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I have been researching how to transfer electrical power from stationary to rotational part. Some of them showed the means by using slip spring rings like in this website

http://www.luberth.com/analog.htm (under the An Analog & Digital propeller clock section)

But it does not specify how do you actually assemble that?

So how do you connect the slip spring rings in your setup? Do you connect it to the motor's shaft? But only the ground terminal can be retrieved from the motor's rotating shaft? Where can we get the V+? It was not specified in the website. What are other components that are mainly used for this application.

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Slip rings are rings around a shaft (electrically isolated from the shaft) that are contacted by brushes. Generally the brushes are fixed while the rings rotate underneath. It is possible to buy complete slip ring assemblies from some suppliers, but you can always make your own. You can use some short pieces of metal tubing for the rings and plastic rod to insulate the rings from the shaft. Cut a slot in the insulator to route the connections from the other slip rings through - all of the connections must pass inside the slip rings so they do not interfere with the brushes. The brushes can then be made from some sort of a stiff metal sheet - spring steel or brass, perhaps. It needs to be springy enough to keep pressure on the rings.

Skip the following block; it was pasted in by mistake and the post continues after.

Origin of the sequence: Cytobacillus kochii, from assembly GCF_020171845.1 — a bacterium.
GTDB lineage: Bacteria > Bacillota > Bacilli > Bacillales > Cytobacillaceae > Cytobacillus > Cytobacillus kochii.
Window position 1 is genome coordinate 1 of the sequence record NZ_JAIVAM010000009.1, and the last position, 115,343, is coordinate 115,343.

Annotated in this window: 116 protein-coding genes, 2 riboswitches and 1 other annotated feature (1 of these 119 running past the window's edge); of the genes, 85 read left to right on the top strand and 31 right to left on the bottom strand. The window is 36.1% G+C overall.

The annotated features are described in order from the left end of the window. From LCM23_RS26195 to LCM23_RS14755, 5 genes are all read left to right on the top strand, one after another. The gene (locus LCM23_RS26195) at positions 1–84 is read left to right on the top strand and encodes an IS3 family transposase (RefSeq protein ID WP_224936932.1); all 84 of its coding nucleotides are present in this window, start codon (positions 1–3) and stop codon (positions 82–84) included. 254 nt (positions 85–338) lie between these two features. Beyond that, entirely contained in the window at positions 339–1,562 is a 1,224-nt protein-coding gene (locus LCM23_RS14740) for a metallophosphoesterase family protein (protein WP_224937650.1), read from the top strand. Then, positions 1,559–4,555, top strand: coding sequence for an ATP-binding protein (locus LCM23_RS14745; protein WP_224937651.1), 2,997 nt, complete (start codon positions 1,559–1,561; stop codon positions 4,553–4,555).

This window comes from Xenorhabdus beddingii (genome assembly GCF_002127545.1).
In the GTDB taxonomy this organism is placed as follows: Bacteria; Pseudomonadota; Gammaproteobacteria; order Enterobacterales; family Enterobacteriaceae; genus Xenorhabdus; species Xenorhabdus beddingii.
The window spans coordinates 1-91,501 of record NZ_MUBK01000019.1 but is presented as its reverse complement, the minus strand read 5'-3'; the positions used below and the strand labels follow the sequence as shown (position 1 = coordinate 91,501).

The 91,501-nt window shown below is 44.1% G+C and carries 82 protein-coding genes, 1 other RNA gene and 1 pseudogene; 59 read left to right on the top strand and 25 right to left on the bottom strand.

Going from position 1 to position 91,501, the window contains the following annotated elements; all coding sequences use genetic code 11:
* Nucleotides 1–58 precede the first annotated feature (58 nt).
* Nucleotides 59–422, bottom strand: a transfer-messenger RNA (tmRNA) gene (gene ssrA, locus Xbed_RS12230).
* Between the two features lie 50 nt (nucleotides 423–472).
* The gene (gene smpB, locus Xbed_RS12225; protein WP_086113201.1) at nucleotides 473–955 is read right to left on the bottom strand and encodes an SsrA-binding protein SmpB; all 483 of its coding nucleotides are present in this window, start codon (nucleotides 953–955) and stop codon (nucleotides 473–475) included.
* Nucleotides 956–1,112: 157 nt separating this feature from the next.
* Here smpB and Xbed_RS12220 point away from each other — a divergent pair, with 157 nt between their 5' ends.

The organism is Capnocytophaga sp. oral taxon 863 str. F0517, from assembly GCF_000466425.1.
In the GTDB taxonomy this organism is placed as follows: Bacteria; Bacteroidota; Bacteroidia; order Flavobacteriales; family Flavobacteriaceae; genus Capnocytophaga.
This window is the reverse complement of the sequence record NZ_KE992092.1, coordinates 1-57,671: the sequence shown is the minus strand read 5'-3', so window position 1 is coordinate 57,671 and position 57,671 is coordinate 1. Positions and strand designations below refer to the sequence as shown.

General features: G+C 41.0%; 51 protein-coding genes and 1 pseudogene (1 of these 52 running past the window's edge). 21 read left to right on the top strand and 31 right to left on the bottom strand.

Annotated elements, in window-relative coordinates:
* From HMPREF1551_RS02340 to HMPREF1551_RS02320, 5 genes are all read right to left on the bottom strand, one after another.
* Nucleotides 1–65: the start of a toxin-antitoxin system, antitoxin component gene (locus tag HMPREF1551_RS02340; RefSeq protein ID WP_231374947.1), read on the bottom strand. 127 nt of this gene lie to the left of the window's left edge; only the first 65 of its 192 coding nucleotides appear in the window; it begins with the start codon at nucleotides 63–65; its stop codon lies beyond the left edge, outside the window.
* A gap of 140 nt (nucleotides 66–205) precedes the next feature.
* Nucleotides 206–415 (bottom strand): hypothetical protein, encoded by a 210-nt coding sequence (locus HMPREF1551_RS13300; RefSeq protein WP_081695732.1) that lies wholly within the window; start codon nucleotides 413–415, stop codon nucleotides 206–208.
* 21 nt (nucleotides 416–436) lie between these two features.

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  • \$\begingroup\$ How do I connect the slip rings to the brushes? do i need to open the motor? \$\endgroup\$ – Xegara Dec 4 '14 at 7:06
  • \$\begingroup\$ You need to make your own brushes; they have nothing to do with the motor brushes. \$\endgroup\$ – alex.forencich Dec 4 '14 at 9:08
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My company don't use slip rings - they are too noisy for applications we have. We have a stator and rotor coupled magnetically to supply power to the rotor. We also use various methods for retrieving the data namely "optical" for end-of-shaft applications requiring high data rates (>100Mbps), inductive loops for "round-the-shaft" applications up to 100Mbps and radio for applications that are lower data rate and may be needed on applications where rotor and stator have variable distances. If you send me an email I can provide information that isn't really appropriate for putting in answers on this site.

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  • \$\begingroup\$ Andy sounds interesting. Links to company info on web may be of value to others. \$\endgroup\$ – Russell McMahon Dec 4 '14 at 11:36
  • \$\begingroup\$ @RussellMcMahon here it is: rotadata.com/pages/products.php - somewhere on here is a product called "telemetry" - this uses the rotor powered by a HF magnetic field and optical/magnetic/RF data output \$\endgroup\$ – Andy aka Dec 4 '14 at 12:20

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